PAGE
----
Skip to content

Sophie Spielman, Victorious Campaigner

August 16, 2019
by the gentle author

Sophie Spielman led the residents’ campaign to save Treves & Lister Houses in Whitechapel

Portrait of Sophie Spielman by Sarah Ainslie

I had the pleasure of visiting ninety-five-year-old Sophie Spielman at her immaculate flat in Treves House, an elegant modernist block at the Whitechapel end of Vallance Rd, designed by Ralph Smorczewski and built by Stillman & Eastwick Field in 1956.

As the most senior resident in the building, where she has lived longer than anyone else, and at such a venerable age, you might expect Sophie to be taking it easy. Yet she has reluctantly found herself the focus of recent national media attention as the spokeswoman and figurehead for the residents of Treves House and the neighbouring Lister House, who were confronted with the prospect of losing their homes as part of Tower Hamlets Council’s plans to demolish and redevelop the properties. Thanks to the residents campaign led by Sophie, this week the council abandoned their redevelopment plans and the estate is saved.

Blessed with natural dignity and possessing a innate sense of decorum, Sophie is an heroic figure who faced these recent troubles with fortitude, viewing her situation from the perspective of one who has lived a full life and experienced a great deal. In particular, I was fascinated by the pleasing irony that Sophie who was born into an Iranian Jewish family, resident in India, should find herself at home in Whitechapel for the last half century, living among Jewish and Asian neighbours.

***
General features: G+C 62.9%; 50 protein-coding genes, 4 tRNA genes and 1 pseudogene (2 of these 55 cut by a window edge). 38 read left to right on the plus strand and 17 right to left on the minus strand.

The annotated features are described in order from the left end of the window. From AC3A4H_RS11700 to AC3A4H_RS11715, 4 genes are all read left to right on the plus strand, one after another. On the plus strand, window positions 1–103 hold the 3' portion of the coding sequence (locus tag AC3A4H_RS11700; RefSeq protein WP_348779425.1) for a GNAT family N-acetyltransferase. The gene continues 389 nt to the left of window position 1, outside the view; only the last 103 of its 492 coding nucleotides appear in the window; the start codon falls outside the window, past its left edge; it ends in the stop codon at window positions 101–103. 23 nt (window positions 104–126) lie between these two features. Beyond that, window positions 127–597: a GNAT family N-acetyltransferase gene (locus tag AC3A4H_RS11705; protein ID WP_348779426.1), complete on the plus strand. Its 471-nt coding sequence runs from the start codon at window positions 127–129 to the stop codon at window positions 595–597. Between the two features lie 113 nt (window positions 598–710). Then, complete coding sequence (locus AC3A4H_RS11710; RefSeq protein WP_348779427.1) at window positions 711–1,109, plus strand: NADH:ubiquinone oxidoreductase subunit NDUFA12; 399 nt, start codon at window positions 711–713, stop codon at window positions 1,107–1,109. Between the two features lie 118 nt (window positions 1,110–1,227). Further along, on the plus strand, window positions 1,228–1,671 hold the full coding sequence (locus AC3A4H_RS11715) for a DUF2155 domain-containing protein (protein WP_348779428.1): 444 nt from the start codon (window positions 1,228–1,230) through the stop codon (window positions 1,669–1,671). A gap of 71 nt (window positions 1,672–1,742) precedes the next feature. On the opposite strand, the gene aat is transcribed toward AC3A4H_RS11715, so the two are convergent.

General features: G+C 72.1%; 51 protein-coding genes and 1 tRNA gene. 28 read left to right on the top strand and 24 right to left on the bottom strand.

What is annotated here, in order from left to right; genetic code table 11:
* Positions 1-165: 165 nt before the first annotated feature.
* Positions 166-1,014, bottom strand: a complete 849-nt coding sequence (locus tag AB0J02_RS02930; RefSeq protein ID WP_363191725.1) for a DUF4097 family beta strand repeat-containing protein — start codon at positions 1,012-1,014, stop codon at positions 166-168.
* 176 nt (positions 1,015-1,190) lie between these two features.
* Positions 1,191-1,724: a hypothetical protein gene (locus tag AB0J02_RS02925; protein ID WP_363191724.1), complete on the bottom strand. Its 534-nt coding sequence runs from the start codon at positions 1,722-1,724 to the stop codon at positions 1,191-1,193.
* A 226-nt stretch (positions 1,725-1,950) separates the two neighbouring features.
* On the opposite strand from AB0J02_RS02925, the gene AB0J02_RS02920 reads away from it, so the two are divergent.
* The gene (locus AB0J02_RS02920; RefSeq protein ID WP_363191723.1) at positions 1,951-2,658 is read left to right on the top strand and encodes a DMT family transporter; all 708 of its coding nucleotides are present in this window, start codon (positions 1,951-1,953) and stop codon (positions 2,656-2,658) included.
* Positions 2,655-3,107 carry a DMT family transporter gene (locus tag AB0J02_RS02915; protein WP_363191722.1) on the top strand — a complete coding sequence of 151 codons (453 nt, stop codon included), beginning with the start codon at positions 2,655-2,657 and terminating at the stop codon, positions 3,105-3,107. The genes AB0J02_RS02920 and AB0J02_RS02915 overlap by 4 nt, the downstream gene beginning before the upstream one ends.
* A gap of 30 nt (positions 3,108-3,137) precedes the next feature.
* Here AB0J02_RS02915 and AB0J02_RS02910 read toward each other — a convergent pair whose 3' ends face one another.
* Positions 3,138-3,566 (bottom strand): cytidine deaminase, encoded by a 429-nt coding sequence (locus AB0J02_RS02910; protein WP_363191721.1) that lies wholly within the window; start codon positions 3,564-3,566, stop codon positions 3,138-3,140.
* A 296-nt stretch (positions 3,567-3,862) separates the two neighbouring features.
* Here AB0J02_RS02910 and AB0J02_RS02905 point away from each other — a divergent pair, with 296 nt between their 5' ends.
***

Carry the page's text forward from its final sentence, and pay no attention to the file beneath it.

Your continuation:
Sophie clasped her hands and gave me a world-weary smile, casting her mind back over the long journey which led her to the domestic happiness she found in Whitechapel, before confessing her disappointment that anyone could be so petty as to challenge her right to live out her days in her home of fifty-seven years.

“I was born in Bombay but my parents were Iranians. My grandmother was called Rachel and my mother was Leah, they were born in Iran. When my grandfather died, my mother was still very small and so my grandmother brought her to Bombay. Those children that were married stayed in Iran but those that were young came with her to Bombay, where there was a Jewish community known as the Sassoons who were from Iraq. They came to Bombay and they were like the Rothschilds of the East, so there was help there. We stayed there and I went to a Jewish school that was founded by the Sassoons.

When I was older, I worked in the Bombay Telephone Company for about twelve years. I joined as a shorthand typist, but I preferred to work with my hands because that is what I like to do. So I went into the Inspection Department checking all the different parts that go into a telephone.